You hope. I'm supposed to buy your CDs on the basis of a hope that you can kludge something together? Let me make it clear. I want Red Book Audio CDs, the gold standard for Audio Quality. I don't want CDs that break this spec, with an extra data track that includes some ghastly software player with a clickthrough licence you have bought from some software snake-oil salesman.

    I have some very nice software to play CDs, thanks. It also helps me organise my collection, and move it to my iPod. I don't want to run your software.
    I trust that these corrupt, Red Book violating CDs will be clearly labelled as such, so I can tell not to buy them? Otherwise, I'll just have to avoid all Universal CDs until you commit to shipping Red Book ones again.

    UMG has also established www.musichelponline.com to provide
    consumers with support and to answer any questions you may have
    concerning copy protected CDs.

    We appreciate your business, and your support for the musicians who
    bring so much to all of our lives.


    You evidently don't appreciate my business, as you have gone out of your way to stop me playing your CDs. I'm sure your support for musicians is just as sincere.
  • by seebs (15766) on Thursday January 17, 2002 @06:16PM (#2858126) Homepage
    Reproduced here for grins. I couldn't help but notice that their FAQ provides an email address, so I emailed them.

    ---
    Just a data point: I buy a fair number of CD's (I probably own two or three
    hundred, but I have long since lost count). I have not used a non-computer
    CD player to listen to a CD in probably a year and a half, maybe two years.
    Probably 90% of the time, I listen to music in my car - using my MP3 player.

    There is absolutely no way I will buy any music if I can't convert it into
    a format that my car can play.

    Furthermore, I don't run Windows. Plain old CD's work fine for me; the things
    you sell, which superficially resemble CD's, don't. Given that, all I can do
    for now is be very careful to make sure that, if I'm buying CD's, they don't
    have your logo on them, because I don't want to get stuck with a CD I can't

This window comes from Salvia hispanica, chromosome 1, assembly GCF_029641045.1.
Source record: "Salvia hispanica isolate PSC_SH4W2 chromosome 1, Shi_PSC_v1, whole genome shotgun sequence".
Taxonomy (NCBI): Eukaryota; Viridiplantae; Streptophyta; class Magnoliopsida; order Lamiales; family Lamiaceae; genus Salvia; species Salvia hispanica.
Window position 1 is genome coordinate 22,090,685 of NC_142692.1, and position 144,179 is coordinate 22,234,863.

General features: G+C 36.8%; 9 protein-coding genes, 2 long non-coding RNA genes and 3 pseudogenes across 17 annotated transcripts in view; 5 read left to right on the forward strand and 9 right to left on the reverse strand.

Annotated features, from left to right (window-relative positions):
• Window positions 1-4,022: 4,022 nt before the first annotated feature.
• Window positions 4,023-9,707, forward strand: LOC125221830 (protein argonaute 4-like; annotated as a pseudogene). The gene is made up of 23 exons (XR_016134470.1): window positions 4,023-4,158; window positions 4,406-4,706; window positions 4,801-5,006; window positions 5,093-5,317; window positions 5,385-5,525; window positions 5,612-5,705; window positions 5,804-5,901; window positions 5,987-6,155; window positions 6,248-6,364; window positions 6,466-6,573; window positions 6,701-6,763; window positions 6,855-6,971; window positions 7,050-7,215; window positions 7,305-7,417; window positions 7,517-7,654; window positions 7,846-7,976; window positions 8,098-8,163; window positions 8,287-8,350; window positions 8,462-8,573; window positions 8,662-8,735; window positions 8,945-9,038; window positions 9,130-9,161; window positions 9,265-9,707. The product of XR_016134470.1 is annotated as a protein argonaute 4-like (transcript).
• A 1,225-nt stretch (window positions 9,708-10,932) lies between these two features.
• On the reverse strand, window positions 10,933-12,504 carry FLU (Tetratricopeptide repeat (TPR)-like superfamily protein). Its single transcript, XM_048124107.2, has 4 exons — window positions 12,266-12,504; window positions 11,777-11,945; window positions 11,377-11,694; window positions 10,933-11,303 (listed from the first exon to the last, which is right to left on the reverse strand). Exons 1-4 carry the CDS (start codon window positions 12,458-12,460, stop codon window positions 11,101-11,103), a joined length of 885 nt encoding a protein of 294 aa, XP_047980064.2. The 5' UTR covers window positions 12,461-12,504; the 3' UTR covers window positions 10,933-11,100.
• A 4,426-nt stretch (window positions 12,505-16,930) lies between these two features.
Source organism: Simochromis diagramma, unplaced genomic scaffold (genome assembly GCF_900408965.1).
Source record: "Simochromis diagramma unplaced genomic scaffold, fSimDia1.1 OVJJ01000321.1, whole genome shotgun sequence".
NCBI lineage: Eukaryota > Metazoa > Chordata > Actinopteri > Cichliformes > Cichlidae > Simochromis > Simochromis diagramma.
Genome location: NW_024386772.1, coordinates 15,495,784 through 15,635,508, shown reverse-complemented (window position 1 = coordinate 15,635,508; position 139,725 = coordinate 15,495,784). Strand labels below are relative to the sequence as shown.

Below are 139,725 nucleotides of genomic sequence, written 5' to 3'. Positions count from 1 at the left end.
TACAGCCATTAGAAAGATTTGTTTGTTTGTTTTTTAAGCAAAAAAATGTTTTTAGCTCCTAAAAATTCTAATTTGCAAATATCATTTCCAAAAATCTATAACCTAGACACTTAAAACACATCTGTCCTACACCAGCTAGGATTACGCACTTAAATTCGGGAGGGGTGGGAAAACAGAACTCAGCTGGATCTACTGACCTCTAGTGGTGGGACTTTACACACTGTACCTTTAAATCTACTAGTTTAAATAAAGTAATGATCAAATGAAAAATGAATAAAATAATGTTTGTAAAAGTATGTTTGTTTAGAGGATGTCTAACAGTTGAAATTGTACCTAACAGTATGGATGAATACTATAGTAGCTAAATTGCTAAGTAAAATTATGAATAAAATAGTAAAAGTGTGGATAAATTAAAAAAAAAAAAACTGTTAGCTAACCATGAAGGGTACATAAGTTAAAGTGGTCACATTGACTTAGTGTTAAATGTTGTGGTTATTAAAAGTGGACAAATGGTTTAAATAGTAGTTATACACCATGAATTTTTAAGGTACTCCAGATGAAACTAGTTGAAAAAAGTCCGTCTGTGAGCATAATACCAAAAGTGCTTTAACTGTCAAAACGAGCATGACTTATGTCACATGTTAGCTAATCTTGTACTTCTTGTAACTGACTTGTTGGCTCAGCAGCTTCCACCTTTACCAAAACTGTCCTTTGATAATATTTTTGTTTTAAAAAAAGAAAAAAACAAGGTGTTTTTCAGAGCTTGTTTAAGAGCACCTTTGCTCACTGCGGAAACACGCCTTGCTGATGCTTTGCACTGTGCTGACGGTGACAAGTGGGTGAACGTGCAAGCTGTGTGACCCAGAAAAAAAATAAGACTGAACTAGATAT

use, and which no store in town will take as a return.

    Even beyond that, I don't see how this helps you; MP3's are pretty low
    quality, and if I desperately needed to make an MP3 of a CD, and I had an
    analog CD player, I could just record the output of the CD player and encode
    that - and probably never know the difference. (For that matter, what about
    my nice expensive component CD player with the digital outs?)

    I work as a programmer, and I share your concerns about piracy. What I don't
    share is your belief that it's okay to f*ck millions of consumers up the ass
    with rusty tent spikes to try to get at a few pirates. There are lots of
    legitimate ways to get people to pay for your products; intentionally making
    the products defective is not one of them.
    ---
  • Response (Score:3, Insightful)

    by Mike the Mac Geek (182790) on Thursday January 17, 2002 @06:29PM (#2858244) Journal

    [Letter sent to the comment EMail]

    I am a member of a organization of Audiophiles here in Dallas. We purchase on average a total of around $10-11,000 worth of audio CD's and equipment a year.

    My personal stereo system is compased of several Macintosh and Linux-based systems, as well as very high end audio components.

    I see that your new protection scheme is designed to destroy fair use rights as given to the citizens of the United States, under the guise of copyright protection. Becuase of this, I will not be able to play any of your new discs, and refuse to spend my money to take the chance that it may work.

    Reading over your new copyright protection scheme, I will make sure that none of us ever purchase another "CD" released by Universal.

    These discs violate the CD-DA standard, as they are not playable in every device bearing the same emblem. I will push all retailers I do business with to stop carrying your products, or at the very least, inform customers that these discs may not play in ANY device they own.

    This is a very slippery slope you have started down. We deal with other audiophile organizations across the US, and we will see fit that these discs are never purchased by any person with any common sense.

    Respectfully..
    Mike The Mac Geek

"A mind is a terrible thing to have leaking out your ears." -- The League of Sadistic Telepaths